Notre Dame Leads New Initiative to Excite Students about Computer Coding and a Future in STEM
Thanks to an innovative camp designed under the auspices of Notre Dame’s Center for STEM Education, students in Catholic schools in Arizona, Florida, and Indiana came away from the summer of 2014 with experiences that went far beyond suntans, pools, and the great outdoors.
Finches and pythons became their friends, you might say, but in this case you’d be talking about Finch robots through which these kids—mostly in the sixth through ninth grades—learned how to program computers using Snap! and the sophisticated Python language. They participated in the roll-out of an initiative called ND CORE, or “Notre Dame Coding and Robotics Experience.”
ND CORE was part of a larger suite of summer STEM experiences that engaged nearly 200 students in eight cities across the United States.
The three-week curriculum for these budding computer programmers emerged from the Center for STEM Education in 2013 as the product of three educators formed in the University’s Alliance for Catholic Education (ACE). Dr. Matthew Kloser (who received his M. Ed. through ACE in 2004) led the team and directs the Center.
Middle-school students from the Notre Dame ACE Academies in Tucson, as well as schools in the Palm Beach, FL, and South Bend, IN, areas, attended the camp. A distinctively early, effective, and hands-on introduction to computer programming yielded exciting experiences for students, teachers, and parents alike.
J.C. Clark, one of the two curriculum designers working with Kloser, returned to northern Indiana this July to serve as lead instructor for the roll-out held at Marian High School. He said he was delighted with the results.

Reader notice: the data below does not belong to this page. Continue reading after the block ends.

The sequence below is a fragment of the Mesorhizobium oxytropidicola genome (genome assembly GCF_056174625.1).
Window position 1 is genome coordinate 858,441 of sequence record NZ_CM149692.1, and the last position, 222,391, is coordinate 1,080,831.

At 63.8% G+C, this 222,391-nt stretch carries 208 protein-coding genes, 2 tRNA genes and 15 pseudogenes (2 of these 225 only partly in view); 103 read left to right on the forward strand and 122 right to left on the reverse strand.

“I’ve been blown away by how much these kids have progressed,” he commented. “I feel so blessed to be teaching this camp to these kids and just seeing their growth.” He noted the capstone project in which students customized behaviors for their Finches to act without remote control, in response to their built-in sensors.
Camp instruction at St. Luke School in Palm Beach earlier in the summer also yielded impressive results, according to a report in The Florida Catholic. Finches at all of the sites displayed their programming through singing, dancing, reacting to heat and light, and much more.
The initiative, ready for roll-out to more Catholic school students in collaboration with various dioceses, strives to excite young people, including females and underrepresented populations, about programming and STEM literacy.
“The majority of jobs in the future will probably deal with some sort of computer applications, probably a lot with computer science,” said Clark, describing his goals for the curriculum at Marian. “The more you can get kids exposed to computer science, the better.”
Clark, a 2013 M. Ed. recipient through ACE and now a high school science teacher in Denver, assisted Kloser in the curriculum planning, along with Michael Comuniello. He teaches high school science with ACE in the Tampa Bay area. The Center and ACE are part of Notre Dame’s Institute for Educational Initiatives.
Photos are taken from the Palm Beach, FL, ND CORE camp experience hosted by St. Luke School in summer 2014 and developed by the Center for STEM Education.